Much like the dynamic duo of Batman and Robin, the 44Cup has Nico and Pedro Martinez: A father and son combination, who are separately considered as two of the best sailing photographers in the world and together make the 44Cup look effortlessly cool.
Nico’s history as a professional sailing photographer is impressive. He was official photographer of the America's Cup Challenger Rioja España in San Diego 1995, Bravo España in New Zealand 2000 and Desafío Español for Valencia 2007.
He has been the official photographer of international regattas such as the Barcelona World Race 2010, the Record Barcelona - New York, the Audi MedCup 2008-2011 before finally becoming a regular on the 44Cup in 2011.
It was inevitable that Nico’s profession would eventually rub off on his young son, even if unintended.
Pedro had his first taste of sailing photography at 15 years old editing his father’s photos during the summer holidays and shooting himself for the first time in 2006 in Valencia during America’s Cup training as a 20 year old. Although this, of his own omission, was a disastrous gig as a horrible case of seasickness resulted in blurred and out of focus shots.
Since then certainly Pedro has come a long way, forging his own path mostly separate from his father in what is a highly competitive profession. “There are the classic photos, the top mark shots where the boats come to you, that you know will just work and is what is expected of a sailing photographer. But for me they are boring. I want to be more creative,” he says.
Having partnered with his father on the 44Cup in 2012 the combination of Nico’s more traditional shots combined with the perhaps fresher creativity of Pedro complements the classically beautiful RC44 monohull and keeps the imagery of the 12 year old one design class current.
Pedro explains: “The most unique thing about the 44s when you are shooting them is the colour, especially if you shoot them with a backlight they look completely black which is pretty cool, so you can see their geometric forms. The images often look graphic.
“The boats are all identical in size, shape and nearly all are black, but then they each have their own colour details that you can pick out in a shot.”
So what does it take to be creative as a sailing photographer: “The key thing for me is to keep on trying new ideas, even when you think they probably won’t work. If you just take the photos you know will work, you never find anything new. From time to time you realise that something you have tried actually could work and then it’s very exciting to keep improving it, until it works. That is when you can be successfully creative”.
When asked who inspires him, Pedro obviously pays tribute to his father: “He’s very good at the classic sailing photos and so that is the base of all my knowledge and thanks to him that comes very naturally to me.” There is also his partner in his own photography business Sailing Energy, Jesus Renedo: “He is always pushing for something different and experimental. He is always encouraging me and behind any new techniques”.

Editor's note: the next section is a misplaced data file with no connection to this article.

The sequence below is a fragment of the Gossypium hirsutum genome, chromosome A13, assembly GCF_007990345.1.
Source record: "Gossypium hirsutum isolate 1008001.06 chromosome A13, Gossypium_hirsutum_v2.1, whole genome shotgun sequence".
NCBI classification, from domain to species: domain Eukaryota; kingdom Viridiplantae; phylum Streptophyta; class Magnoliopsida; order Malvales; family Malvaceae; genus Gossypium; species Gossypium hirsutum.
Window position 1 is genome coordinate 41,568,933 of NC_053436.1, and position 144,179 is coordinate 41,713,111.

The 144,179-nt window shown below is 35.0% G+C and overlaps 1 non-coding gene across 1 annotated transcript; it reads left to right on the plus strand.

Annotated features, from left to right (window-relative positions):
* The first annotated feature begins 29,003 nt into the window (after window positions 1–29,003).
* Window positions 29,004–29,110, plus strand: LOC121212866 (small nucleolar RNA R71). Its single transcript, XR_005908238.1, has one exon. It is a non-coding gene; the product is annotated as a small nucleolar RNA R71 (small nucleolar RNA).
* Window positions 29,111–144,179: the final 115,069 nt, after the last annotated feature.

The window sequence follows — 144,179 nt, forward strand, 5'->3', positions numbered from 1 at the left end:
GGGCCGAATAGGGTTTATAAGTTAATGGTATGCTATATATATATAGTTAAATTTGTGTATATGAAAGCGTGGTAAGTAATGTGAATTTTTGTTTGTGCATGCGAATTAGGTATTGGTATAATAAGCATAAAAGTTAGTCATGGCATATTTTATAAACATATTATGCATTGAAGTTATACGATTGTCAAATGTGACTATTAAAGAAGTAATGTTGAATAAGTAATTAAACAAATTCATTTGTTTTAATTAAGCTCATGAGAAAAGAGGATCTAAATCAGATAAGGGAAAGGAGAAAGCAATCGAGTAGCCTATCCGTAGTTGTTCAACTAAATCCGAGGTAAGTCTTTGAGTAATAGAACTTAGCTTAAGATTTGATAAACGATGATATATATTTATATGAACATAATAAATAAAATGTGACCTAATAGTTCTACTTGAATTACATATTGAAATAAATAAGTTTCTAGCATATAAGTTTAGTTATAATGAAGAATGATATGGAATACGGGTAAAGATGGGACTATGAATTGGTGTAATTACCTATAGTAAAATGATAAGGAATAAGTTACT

Then there is British sports photographer Clive Mason who he worked with at the 2016 Rio Olympics: “Every day I was able to check his photos and I learnt so much about technique. I saw photos that I never thought could be done. But importantly I learnt about the way he works. Getting the unusual shot didn’t just come from the techniques – it was the way he set them up, managed people and created situations so you didn’t just get the money shot – but you got it in 10 different ways. Having that much variety is really useful.”
Capturing the emotion of Olympic sailing, Pedro tries to bring a similar human connection to his 44Cup pictures: “I love shooting the Olympians because they are so close to the water and their bodies are very dynamic - you can see their faces and expressions really clearly. When you shoot big boats like the 44s it is important to get the right angle and, because a lot of the time a lot of the crew are focused on what is happening inside the boat, it’s difficult to show their faces and how hard they are working”.
With regular call ups from some of the most prestigious sailing regattas in the world you may wonder why Pedro saves space in his calender for the 44Cup but the answer is simple: “We have been the same team for years and it is like a family. We feel comfortable and confident going into each event which is perfect because it allows me to work on the water with no stress at all and that allow me to be more creative.”